Just before I conscripted, I had quite a problem accepting my place in the military. My Buddhist beliefs told me to respect all life, but yet I was going to train to be a soldier... a killer. My nonviolent beliefs told me there was no meaning to violence, but yet I was going to train to shoot... to kill. I saw the military as a violent, immoral organization. To me, there was no moral value in being a soldier.


Over the past months, I've been trying to find some moral meaning in being part of the military. Much to my surprise, I actually came up with something rather convincing... something that even a staunch supporter of nonviolence would believe.

Say one day a stranger barges into my house and decides to hurt my mother and my sister. What would I do? Does being a Buddhist and a believer in nonviolence entail that I do nothing and watch my family get hurt? No! There's something wrong with the nonviolent approach in this scenario. Obviously you can't just sit there! I think a natural and moral approach to this scenario would be to stop the guy with all the strength you have. If I had a rudimentary weapon like a stick or a broom, I'd use that to stop him. To me, this analogy justifies the use of aggression, but only for the sake of defending the people you love. 

Now instead of one stranger invading my home, what if 200 of them were to invade the 50 homes in the estate where I live? That would mean an average of 4 attackers per household. Would each man in each household be able to defend his family with a broom or a stick? Would fighting on an individual level be effective? Not really. But if all the men from all the households were to come together, pooling their knowledge, resources and manpower, then it would be much more likely that they’d win against the attackers. Also, if one man dies in the fight, at least he would die knowing that the others left would protect his family. This is because the men will be fighting for the entire estate and not just for their respective families. To me, this idea justifies the formation of a large organisation that specializes in defense, because undoubtedly there is strength in numbers. This, to me, provides a moral justification for the formation of the military.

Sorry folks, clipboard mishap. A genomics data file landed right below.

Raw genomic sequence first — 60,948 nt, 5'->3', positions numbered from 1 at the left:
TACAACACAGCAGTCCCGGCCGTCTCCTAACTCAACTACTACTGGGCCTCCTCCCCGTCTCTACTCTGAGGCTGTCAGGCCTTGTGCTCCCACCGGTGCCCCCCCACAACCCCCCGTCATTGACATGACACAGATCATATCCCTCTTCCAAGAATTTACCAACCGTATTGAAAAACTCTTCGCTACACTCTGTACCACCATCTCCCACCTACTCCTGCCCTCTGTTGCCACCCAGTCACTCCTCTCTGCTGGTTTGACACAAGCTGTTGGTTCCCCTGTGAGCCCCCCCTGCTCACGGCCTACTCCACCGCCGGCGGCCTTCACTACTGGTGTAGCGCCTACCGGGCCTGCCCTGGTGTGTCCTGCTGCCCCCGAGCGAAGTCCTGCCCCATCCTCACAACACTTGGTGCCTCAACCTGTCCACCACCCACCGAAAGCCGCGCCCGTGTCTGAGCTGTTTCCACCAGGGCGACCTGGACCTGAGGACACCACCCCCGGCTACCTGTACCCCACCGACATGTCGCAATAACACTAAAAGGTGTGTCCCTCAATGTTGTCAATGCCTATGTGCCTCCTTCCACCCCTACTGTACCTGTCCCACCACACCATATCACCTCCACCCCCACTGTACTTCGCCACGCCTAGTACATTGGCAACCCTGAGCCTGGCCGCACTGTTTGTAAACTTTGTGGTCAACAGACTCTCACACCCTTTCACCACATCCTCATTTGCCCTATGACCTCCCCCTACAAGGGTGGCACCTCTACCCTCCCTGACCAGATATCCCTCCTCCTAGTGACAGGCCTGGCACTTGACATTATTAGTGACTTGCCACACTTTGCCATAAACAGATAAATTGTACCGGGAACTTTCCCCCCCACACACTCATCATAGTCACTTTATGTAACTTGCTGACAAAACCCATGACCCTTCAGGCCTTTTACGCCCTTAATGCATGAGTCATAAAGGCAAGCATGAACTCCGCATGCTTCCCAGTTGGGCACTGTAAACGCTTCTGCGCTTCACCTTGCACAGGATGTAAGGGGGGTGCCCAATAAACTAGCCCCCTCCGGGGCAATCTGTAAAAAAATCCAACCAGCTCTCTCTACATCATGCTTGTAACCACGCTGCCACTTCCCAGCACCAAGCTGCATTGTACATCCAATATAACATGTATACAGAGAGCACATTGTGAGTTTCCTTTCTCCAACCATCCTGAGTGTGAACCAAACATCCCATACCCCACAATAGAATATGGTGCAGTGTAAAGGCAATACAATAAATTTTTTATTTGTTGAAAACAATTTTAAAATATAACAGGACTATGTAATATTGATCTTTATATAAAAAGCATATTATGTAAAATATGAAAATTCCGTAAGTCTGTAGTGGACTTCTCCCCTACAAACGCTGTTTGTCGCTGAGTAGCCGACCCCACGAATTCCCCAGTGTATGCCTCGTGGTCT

But all said and done, there are some considerations that I believe every (defensive) military must undertake to ensure its doctrines have good moral groundings. One important consideration is implicit in this question- how much aggression should be used by a military that warrants a good moral grounding of its actions? The answer to this is minimum aggression. A military that is well grounded in moral principles uses minimum aggression- just enough to meet its defensive objectives. Aggression should not be used for cruel acts, like in the torture of POWs, the killing of enemy civilians and the killing of enemies who chose to surrender. Peace, for both the defender and the aggressor, should be the ultimate concern of a moral army. After all, moral people care not only for themselves but for their enemies too. This consideration is reflected in the Geneva Conventions, which are a set of international laws that establish the humane conduct of war. It's a link worth checking out.


With all of this, I see the military in a different light. I see it as a moral organization that defends its land when the necessity arises. Instead of loathing the military, I now feel pride to be a part of it. Of course, all of this is because the military that I'm part of is a defensive one.